I just love getting out and about at Easter time when the countryside is bursting into life. Trees are cloaking themselves with leaves of the brightest green, primroses, celandines and bluebells carpet the woodland floors and the wild creatures are scurrying around building homes for their next generation.
Tehidy near Camborne is a country park owned by Cornwall Council and is a place where you can wander on way marked paths for hours, surrounded by all of the above!
Originally it was home to the famous Bassett mining family who made their fortunes from tin and copper mining and built the port at Portreath nearby to export the minerals and import coal from South Wales to power the mine engines. The Bassetts feature in the Poldark novels and the tall cross on Carn Brea near Redruth, visible for miles around is a memorial to Sir Francis Bassett built in 1836. Like many of the famous Cornish landowners who made fortunes from mining, they also left us a legacy of beautiful homes, parks and gardens to marvel at and enjoy.
The house has been developed as private homes and the formal gardens have faded into the past but specimen trees still remain in certain areas. The paths through the woods are all way marked with arrows in different colours. I suggest you head for the South entrance nearest to Redruth where you will find the cafe stocked with free pocket guides and a really useful map. The cafe sells great coffee and a range of meals which looked good but I did not sample as we had taken a packed lunch which we ate at a very convenient picnic spot with seats and tables nearby.
There are many paths to choose from, varying from a level half a mile circuit of the lake teeming with waterfowl, suitable for wheelchair users to a 4 mile track suitable for all, including cyclists and horses. You can even link up to the SW coast path and do a longer circular walk from the North Cliffs entrance.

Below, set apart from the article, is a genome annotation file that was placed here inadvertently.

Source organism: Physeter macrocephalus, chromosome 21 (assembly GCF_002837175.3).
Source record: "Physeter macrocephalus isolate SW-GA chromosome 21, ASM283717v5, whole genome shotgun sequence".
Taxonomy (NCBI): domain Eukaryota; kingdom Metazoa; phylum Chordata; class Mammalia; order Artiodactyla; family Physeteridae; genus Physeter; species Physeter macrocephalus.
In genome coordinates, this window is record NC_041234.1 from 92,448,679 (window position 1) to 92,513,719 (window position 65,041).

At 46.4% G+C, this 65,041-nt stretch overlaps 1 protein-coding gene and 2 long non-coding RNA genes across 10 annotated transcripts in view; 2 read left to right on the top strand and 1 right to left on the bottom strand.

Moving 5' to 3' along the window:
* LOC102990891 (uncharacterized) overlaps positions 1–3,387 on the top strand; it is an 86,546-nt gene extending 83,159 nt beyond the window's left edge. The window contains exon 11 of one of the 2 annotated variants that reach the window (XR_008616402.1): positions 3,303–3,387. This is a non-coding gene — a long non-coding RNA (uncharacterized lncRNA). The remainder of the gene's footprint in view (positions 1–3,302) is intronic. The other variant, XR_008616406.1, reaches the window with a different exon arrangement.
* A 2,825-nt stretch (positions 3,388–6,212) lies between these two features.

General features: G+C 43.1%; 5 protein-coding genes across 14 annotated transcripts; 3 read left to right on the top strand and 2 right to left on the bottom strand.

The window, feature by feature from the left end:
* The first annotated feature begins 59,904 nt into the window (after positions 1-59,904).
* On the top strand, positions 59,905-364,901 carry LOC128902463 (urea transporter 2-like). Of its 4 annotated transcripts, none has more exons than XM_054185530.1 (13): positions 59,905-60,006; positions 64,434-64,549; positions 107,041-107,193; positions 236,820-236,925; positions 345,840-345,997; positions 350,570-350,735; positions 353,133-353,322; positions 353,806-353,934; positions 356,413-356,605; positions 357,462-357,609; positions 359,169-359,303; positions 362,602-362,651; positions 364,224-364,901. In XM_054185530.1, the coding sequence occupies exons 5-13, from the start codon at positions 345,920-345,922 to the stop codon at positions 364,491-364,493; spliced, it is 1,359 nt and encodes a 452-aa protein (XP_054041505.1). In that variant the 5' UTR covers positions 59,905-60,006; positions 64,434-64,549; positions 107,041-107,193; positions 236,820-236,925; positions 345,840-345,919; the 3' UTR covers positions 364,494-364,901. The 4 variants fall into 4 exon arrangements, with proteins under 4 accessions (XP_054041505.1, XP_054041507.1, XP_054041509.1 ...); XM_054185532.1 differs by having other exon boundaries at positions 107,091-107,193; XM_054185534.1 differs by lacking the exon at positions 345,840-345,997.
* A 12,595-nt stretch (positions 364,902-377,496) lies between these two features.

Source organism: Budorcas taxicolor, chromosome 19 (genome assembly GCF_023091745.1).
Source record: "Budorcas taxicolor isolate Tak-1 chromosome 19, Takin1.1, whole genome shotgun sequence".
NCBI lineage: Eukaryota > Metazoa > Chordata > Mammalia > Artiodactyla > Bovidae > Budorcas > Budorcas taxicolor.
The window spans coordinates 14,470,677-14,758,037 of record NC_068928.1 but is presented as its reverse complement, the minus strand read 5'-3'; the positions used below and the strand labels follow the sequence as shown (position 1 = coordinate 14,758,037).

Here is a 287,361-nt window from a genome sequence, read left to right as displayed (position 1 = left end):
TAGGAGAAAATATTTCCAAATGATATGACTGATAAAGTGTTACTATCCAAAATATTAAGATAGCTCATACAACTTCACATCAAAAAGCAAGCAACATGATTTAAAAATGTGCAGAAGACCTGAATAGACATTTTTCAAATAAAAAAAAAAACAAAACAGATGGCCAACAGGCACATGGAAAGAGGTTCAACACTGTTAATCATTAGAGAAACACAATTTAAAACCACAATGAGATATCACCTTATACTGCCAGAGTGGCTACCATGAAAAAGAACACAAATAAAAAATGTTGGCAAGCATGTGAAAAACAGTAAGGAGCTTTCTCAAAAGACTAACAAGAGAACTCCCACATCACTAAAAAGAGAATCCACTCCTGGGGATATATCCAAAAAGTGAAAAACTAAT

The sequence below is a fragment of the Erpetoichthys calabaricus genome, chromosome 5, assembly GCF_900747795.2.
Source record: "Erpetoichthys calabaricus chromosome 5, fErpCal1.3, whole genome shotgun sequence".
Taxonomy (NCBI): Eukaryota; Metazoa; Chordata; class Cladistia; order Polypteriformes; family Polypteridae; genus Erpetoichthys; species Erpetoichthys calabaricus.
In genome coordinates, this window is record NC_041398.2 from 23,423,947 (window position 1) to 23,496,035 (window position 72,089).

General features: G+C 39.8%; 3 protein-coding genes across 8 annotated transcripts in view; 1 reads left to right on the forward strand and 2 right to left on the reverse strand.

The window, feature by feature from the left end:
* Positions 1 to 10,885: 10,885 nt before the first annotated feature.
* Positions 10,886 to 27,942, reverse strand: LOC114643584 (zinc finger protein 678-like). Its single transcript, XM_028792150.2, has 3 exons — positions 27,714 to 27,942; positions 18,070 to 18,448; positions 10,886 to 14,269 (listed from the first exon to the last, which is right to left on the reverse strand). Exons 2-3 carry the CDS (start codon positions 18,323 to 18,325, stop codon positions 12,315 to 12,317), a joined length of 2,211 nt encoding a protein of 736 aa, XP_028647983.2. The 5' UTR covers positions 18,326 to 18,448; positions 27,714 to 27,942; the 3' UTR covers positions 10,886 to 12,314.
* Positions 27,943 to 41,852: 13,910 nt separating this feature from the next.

This place is truly inclusive, there is something for everyone and I saw runners doing fitness training, people walking their dogs, and babies in strollers feeding the ducks. I took my grandchildren and they loved every minute, there were trees to climb, logs to balance on, a rope swing over a river, and good, hard paths to walk on. We spotted wildflowers galore, interesting fungi and squirrels and birds busy making their nests. Some trees such as the famous Dancing Tree (an ancient twisted beech) are specially protected and familiar to generations of visitors. The highlight for me was watching a swan making her nest around her whilst her mate stood guard, it reminded the children of ‘Stick Man’ when he unwittingly becomes part of a swan’s nest!
There is something here all year round and sometimes there are events such as nighttime bat watching or the wonderful Rogue theatre, www.roguetheatre.co.uk who present different shows 4 times a year outside in these woods.
What are you waiting for? Ciick here to download a guide.
Enjoy a break in Cornwall